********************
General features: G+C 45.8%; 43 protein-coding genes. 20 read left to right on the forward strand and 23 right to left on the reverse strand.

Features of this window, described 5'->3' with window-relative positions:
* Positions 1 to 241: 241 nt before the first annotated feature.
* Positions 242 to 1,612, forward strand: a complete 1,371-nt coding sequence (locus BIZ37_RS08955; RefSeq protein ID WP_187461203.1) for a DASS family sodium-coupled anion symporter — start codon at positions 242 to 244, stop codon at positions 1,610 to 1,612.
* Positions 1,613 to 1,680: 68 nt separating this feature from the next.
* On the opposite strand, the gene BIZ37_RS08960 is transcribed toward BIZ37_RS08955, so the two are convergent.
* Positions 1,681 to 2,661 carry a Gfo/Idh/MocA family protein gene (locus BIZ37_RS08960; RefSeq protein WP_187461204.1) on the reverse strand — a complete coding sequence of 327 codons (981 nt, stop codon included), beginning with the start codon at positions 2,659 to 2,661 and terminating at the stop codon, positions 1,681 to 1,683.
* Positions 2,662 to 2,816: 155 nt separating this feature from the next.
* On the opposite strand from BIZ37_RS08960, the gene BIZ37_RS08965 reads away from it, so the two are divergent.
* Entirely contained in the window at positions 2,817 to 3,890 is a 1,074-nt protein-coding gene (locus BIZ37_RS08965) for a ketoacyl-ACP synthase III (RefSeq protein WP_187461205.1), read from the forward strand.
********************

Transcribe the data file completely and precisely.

General features: G+C 45.8%; 43 protein-coding genes. 20 read left to right on the forward strand and 23 right to left on the reverse strand.

Features of this window, described 5'->3' with window-relative positions:
* Positions 1 to 241: 241 nt before the first annotated feature.
* Positions 242 to 1,612, forward strand: a complete 1,371-nt coding sequence (locus BIZ37_RS08955; RefSeq protein ID WP_187461203.1) for a DASS family sodium-coupled anion symporter — start codon at positions 242 to 244, stop codon at positions 1,610 to 1,612.
* Positions 1,613 to 1,680: 68 nt separating this feature from the next.
* On the opposite strand, the gene BIZ37_RS08960 is transcribed toward BIZ37_RS08955, so the two are convergent.
* Positions 1,681 to 2,661 carry a Gfo/Idh/MocA family protein gene (locus BIZ37_RS08960; RefSeq protein WP_187461204.1) on the reverse strand — a complete coding sequence of 327 codons (981 nt, stop codon included), beginning with the start codon at positions 2,659 to 2,661 and terminating at the stop codon, positions 1,681 to 1,683.
* Positions 2,662 to 2,816: 155 nt separating this feature from the next.
* On the opposite strand from BIZ37_RS08960, the gene BIZ37_RS08965 reads away from it, so the two are divergent.
* Entirely contained in the window at positions 2,817 to 3,890 is a 1,074-nt protein-coding gene (locus BIZ37_RS08965) for a ketoacyl-ACP synthase III (RefSeq protein WP_187461205.1), read from the forward strand.